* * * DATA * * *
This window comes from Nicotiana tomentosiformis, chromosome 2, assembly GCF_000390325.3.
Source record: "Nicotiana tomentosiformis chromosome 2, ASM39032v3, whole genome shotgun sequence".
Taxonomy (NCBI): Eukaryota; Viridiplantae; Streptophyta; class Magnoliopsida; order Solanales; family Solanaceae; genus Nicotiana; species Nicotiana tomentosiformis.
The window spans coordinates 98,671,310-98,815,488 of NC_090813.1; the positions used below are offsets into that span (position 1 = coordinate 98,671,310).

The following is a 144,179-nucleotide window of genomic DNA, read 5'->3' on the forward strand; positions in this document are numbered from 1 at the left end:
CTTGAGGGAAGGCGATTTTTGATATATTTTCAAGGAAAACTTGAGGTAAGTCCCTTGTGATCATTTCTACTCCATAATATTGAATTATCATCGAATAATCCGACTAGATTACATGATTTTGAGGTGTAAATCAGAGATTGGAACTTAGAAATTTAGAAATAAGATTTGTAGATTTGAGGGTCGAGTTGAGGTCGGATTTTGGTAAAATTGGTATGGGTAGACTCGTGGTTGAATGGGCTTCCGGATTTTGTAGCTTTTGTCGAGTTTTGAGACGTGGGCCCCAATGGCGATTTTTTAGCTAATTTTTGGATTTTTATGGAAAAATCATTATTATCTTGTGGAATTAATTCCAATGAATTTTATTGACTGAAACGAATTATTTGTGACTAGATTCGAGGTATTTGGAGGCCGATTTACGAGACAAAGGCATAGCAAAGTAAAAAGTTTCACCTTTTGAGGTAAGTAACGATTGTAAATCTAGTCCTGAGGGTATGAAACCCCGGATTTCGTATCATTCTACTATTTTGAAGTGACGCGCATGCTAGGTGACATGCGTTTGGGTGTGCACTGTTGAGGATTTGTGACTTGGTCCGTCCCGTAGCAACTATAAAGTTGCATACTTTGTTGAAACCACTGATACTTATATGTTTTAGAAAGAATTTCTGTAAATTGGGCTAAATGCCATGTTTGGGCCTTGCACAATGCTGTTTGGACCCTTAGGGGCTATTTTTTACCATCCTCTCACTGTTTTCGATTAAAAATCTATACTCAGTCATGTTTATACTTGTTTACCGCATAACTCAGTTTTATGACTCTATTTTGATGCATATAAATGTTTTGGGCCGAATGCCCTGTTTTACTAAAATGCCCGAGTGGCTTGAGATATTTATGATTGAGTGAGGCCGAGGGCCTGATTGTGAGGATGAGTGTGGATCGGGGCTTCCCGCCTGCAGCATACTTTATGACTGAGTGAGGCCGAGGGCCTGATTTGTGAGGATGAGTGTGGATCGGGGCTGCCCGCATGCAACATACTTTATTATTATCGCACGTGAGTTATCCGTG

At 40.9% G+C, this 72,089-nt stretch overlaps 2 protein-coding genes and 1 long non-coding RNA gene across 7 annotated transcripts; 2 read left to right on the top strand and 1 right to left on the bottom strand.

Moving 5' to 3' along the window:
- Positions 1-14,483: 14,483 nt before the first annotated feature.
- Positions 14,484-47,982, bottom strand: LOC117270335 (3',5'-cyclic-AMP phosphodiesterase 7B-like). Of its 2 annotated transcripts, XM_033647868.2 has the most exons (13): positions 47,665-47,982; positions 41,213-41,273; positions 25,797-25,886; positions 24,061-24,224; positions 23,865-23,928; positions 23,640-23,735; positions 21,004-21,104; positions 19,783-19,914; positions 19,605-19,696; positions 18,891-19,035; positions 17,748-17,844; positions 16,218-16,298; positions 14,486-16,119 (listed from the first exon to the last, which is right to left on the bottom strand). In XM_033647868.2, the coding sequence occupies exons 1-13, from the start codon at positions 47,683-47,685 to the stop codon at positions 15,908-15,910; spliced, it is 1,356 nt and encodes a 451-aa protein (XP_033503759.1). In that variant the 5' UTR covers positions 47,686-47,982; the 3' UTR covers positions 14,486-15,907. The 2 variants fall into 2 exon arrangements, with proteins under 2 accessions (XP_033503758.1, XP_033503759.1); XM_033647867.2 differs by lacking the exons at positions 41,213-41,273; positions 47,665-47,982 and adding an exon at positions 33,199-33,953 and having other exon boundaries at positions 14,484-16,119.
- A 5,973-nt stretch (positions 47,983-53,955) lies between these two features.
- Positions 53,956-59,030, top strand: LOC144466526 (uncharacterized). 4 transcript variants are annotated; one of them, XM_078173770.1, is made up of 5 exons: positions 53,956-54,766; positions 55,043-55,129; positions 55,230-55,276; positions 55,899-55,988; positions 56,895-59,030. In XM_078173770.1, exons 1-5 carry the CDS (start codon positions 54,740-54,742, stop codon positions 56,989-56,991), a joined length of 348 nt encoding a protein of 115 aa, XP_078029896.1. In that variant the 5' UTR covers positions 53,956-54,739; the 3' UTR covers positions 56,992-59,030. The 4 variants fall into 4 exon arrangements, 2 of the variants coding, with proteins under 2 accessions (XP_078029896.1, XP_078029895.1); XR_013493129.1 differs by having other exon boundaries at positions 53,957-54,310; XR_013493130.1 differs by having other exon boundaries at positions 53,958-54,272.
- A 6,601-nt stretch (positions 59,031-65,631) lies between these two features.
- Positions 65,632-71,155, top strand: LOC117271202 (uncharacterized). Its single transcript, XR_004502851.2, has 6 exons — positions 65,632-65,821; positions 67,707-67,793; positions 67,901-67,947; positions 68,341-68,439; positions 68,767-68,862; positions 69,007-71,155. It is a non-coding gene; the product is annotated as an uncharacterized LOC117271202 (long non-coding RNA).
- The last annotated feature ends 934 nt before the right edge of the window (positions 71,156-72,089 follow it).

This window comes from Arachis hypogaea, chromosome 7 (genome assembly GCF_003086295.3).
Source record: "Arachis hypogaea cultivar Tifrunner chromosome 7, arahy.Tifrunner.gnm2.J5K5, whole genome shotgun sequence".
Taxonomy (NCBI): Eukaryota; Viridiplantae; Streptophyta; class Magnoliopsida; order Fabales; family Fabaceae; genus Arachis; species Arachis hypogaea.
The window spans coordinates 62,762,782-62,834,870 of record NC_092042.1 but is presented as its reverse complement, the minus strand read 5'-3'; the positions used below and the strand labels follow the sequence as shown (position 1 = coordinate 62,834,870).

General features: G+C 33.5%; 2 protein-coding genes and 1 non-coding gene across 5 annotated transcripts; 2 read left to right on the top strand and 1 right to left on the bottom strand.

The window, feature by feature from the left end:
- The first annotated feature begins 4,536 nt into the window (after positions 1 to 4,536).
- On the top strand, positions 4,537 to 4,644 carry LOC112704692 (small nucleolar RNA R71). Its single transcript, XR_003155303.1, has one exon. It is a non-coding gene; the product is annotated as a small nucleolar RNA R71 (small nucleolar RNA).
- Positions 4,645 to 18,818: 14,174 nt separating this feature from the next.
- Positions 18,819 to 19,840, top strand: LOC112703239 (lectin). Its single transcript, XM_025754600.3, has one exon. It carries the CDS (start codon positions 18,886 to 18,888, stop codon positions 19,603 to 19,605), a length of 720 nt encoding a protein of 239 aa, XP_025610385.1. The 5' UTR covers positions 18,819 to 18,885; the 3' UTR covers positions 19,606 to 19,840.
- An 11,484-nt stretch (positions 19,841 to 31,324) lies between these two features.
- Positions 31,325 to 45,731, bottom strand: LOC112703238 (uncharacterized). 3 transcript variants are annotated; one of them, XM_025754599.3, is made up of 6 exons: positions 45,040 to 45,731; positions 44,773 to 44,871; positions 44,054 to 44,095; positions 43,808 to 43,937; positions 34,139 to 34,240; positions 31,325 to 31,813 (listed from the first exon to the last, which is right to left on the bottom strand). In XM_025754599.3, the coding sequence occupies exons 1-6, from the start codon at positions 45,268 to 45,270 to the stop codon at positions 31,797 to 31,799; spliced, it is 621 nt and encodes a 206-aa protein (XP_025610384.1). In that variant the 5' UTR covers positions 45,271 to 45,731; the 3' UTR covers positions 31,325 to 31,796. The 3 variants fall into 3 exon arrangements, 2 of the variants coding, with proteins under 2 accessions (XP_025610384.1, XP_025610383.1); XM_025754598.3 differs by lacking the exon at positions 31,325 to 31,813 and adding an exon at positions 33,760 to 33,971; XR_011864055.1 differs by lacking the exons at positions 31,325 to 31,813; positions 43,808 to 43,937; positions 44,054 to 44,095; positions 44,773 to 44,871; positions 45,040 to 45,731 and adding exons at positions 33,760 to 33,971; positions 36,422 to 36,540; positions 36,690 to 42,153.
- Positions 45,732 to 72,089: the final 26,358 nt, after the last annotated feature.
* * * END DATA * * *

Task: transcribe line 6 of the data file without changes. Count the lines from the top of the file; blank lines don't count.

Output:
CTTGAGGGAAGGCGATTTTTGATATATTTTCAAGGAAAACTTGAGGTAAGTCCCTTGTGATCATTTCTACTCCATAATATTGAATTATCATCGAATAATCCGACTAGATTACATGATTTTGAGGTGTAAATCAGAGATTGGAACTTAGAAATTTAGAAATAAGATTTGTAGATTTGAGGGTCGAGTTGAGGTCGGATTTTGGTAAAATTGGTATGGGTAGACTCGTGGTTGAATGGGCTTCCGGATTTTGTAGCTTTTGTCGAGTTTTGAGACGTGGGCCCCAATGGCGATTTTTTAGCTAATTTTTGGATTTTTATGGAAAAATCATTATTATCTTGTGGAATTAATTCCAATGAATTTTATTGACTGAAACGAATTATTTGTGACTAGATTCGAGGTATTTGGAGGCCGATTTACGAGACAAAGGCATAGCAAAGTAAAAAGTTTCACCTTTTGAGGTAAGTAACGATTGTAAATCTAGTCCTGAGGGTATGAAACCCCGGATTTCGTATCATTCTACTATTTTGAAGTGACGCGCATGCTAGGTGACATGCGTTTGGGTGTGCACTGTTGAGGATTTGTGACTTGGTCCGTCCCGTAGCAACTATAAAGTTGCATACTTTGTTGAAACCACTGATACTTATATGTTTTAGAAAGAATTTCTGTAAATTGGGCTAAATGCCATGTTTGGGCCTTGCACAATGCTGTTTGGACCCTTAGGGGCTATTTTTTACCATCCTCTCACTGTTTTCGATTAAAAATCTATACTCAGTCATGTTTATACTTGTTTACCGCATAACTCAGTTTTATGACTCTATTTTGATGCATATAAATGTTTTGGGCCGAATGCCCTGTTTTACTAAAATGCCCGAGTGGCTTGAGATATTTATGATTGAGTGAGGCCGAGGGCCTGATTGTGAGGATGAGTGTGGATCGGGGCTTCCCGCCTGCAGCATACTTTATGACTGAGTGAGGCCGAGGGCCTGATTTGTGAGGATGAGTGTGGATCGGGGCTGCCCGCATGCAACATACTTTATTATTATCGCACGTGAGTTATCCGTG